Philip Seymour Hoffman, as I’m sure you’ve already read, was going through some tough times, separated from his girlfriend of fourteen years.  There’s always a question mark hovering over this kind of death (Heath Ledger and Kurt Cobain spring to mind):  was it in some way deliberate?  Did the great man take his own life?  I reckon not.  There were supposedly 65 bags of smack found in the apartment where he breathed his final breath–as I said, he was just getting started.

Although I’ve never done heroin and have no intention of taking it up any time soon (despite having recently fallen off the billiard-playing wagon and started shooting pool again in favor of playing chess), in some ways I have an addictive personality, so I’m in no position to judge him.  It’s just too bad that someone who had so much going for him had to leave us so soon.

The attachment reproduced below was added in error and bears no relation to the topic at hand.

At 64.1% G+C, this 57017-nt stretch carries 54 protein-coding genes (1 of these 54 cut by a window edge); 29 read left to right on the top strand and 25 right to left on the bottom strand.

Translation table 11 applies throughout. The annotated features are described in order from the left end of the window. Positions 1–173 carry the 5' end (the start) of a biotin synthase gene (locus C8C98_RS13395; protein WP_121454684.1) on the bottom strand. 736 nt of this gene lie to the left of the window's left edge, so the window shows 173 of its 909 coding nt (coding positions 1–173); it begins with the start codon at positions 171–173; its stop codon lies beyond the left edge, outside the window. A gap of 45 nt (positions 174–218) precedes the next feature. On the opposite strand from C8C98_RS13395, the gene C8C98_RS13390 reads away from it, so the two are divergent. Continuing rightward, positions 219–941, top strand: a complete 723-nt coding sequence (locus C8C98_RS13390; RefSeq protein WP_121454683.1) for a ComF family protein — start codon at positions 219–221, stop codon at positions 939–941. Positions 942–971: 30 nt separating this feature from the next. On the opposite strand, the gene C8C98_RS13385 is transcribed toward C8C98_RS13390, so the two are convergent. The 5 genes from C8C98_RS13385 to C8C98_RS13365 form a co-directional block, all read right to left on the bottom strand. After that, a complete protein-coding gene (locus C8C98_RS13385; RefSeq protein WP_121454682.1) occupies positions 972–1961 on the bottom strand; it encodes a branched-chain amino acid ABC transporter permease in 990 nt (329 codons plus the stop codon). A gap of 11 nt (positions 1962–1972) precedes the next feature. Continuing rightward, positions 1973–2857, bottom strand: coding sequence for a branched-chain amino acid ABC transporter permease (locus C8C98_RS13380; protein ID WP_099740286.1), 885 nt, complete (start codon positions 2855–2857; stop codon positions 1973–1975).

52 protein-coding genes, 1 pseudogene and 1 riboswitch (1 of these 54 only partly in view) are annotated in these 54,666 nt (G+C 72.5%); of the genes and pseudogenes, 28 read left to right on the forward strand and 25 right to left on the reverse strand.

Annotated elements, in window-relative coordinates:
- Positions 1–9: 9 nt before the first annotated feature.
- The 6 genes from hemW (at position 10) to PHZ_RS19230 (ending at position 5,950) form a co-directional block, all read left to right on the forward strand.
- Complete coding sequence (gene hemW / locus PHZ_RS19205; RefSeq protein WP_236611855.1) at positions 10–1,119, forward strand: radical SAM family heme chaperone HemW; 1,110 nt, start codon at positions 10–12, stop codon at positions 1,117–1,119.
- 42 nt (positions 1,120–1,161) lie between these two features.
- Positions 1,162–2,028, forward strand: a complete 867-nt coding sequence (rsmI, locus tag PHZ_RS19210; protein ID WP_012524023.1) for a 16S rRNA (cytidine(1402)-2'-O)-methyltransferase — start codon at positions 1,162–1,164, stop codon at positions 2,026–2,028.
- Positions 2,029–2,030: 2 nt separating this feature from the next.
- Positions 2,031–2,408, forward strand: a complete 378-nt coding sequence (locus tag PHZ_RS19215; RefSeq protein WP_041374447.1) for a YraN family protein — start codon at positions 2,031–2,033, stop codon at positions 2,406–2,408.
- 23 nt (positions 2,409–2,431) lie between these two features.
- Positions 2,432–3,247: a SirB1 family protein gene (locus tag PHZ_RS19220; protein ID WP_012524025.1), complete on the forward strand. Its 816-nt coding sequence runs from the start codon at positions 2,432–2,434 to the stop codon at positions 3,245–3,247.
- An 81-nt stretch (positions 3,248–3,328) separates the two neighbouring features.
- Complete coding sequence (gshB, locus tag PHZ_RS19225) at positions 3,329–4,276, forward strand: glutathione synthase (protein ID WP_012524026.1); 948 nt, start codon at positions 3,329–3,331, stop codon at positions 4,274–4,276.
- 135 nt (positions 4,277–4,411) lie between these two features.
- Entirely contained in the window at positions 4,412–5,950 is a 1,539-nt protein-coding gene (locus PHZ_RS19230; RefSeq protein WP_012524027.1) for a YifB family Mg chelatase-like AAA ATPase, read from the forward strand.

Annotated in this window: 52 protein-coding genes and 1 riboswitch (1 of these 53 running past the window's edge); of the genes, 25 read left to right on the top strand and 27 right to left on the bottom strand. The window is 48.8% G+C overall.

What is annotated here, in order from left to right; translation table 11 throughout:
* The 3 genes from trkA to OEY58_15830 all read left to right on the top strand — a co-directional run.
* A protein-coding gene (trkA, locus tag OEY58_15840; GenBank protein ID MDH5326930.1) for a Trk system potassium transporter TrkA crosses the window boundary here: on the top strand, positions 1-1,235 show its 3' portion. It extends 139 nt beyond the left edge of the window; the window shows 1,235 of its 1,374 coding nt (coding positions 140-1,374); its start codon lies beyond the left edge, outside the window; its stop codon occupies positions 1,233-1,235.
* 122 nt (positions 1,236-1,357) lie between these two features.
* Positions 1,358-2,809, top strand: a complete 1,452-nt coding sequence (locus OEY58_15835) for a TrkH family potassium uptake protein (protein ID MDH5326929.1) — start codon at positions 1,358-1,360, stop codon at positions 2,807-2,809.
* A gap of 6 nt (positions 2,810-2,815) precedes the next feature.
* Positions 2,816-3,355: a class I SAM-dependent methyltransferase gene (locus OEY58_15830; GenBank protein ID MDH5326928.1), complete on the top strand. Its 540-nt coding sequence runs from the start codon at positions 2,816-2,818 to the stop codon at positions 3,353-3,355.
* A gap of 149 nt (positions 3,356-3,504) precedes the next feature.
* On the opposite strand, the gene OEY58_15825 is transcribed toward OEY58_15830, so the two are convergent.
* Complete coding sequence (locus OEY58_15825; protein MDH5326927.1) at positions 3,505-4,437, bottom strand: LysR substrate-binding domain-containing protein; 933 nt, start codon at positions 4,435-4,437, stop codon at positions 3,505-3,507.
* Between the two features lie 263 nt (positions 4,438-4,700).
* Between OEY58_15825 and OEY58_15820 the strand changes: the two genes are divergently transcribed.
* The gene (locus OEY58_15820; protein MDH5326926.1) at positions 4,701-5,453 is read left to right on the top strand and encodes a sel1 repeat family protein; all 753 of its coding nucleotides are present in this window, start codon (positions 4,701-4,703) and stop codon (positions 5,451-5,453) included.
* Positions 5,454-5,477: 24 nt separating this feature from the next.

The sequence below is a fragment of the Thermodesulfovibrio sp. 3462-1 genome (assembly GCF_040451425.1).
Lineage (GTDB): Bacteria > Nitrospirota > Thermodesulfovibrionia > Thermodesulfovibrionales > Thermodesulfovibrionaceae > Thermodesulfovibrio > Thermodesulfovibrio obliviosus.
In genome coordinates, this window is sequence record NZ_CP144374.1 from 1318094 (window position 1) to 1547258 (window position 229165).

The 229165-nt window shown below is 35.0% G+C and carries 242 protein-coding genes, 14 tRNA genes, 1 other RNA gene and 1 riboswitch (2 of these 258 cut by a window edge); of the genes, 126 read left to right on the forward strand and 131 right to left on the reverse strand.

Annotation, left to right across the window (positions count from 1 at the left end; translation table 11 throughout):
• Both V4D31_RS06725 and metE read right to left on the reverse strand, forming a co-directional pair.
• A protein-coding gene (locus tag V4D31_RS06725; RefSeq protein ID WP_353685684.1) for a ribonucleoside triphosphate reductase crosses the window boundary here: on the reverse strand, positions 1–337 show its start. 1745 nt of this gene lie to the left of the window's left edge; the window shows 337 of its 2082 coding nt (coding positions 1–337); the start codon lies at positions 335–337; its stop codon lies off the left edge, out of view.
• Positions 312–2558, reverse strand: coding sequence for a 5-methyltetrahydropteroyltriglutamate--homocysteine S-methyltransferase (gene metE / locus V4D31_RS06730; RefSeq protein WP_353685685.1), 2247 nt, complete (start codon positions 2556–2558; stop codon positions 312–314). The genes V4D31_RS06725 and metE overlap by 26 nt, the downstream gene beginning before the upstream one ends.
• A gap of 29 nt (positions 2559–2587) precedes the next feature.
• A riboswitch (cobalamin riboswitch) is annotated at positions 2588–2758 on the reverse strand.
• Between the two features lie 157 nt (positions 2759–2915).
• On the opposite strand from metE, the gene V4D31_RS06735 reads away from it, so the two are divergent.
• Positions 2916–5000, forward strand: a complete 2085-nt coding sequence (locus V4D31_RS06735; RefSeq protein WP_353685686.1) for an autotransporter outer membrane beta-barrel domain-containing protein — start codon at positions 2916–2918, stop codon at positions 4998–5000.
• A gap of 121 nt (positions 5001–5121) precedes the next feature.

Still, if there’s any part of him that survives beyond his enormous body of work, I’d like to thank him for providing us with so many impressive performances and heartfelt expressions of his creative genius.  I hope he’s at least found the peace that’s all too often lacking for those of us fated to struggle to make sense of difficult lives in an ever-hardening world.  I also hope his children will be able to feel his presence just as Luke Skywalker did Obi Wan Kenobi’s after his mentor’s sacrifice in Star Wars, one of the few films in Philip Seymour Hoffman doesn’t appear.

Thanks, Phil.  Enjoy heaven.  And please don’t go to hell, as the coffee there’s atrocious.

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2 thoughts on “Everywhere Man

    • thanks! that’s one of the reasons i’m unable to read faulkner–he uses too many adjectives. then again, so do a lot of other writers i like better. the only problem is it’s easy to get addicted to them, as they’re so beautiful, wonderful, fantastic, and awesome, as well as excellent, fabulous, and jim-dandy. they’d be okay if they didn’t bog the cockamamie meaning down so muchly.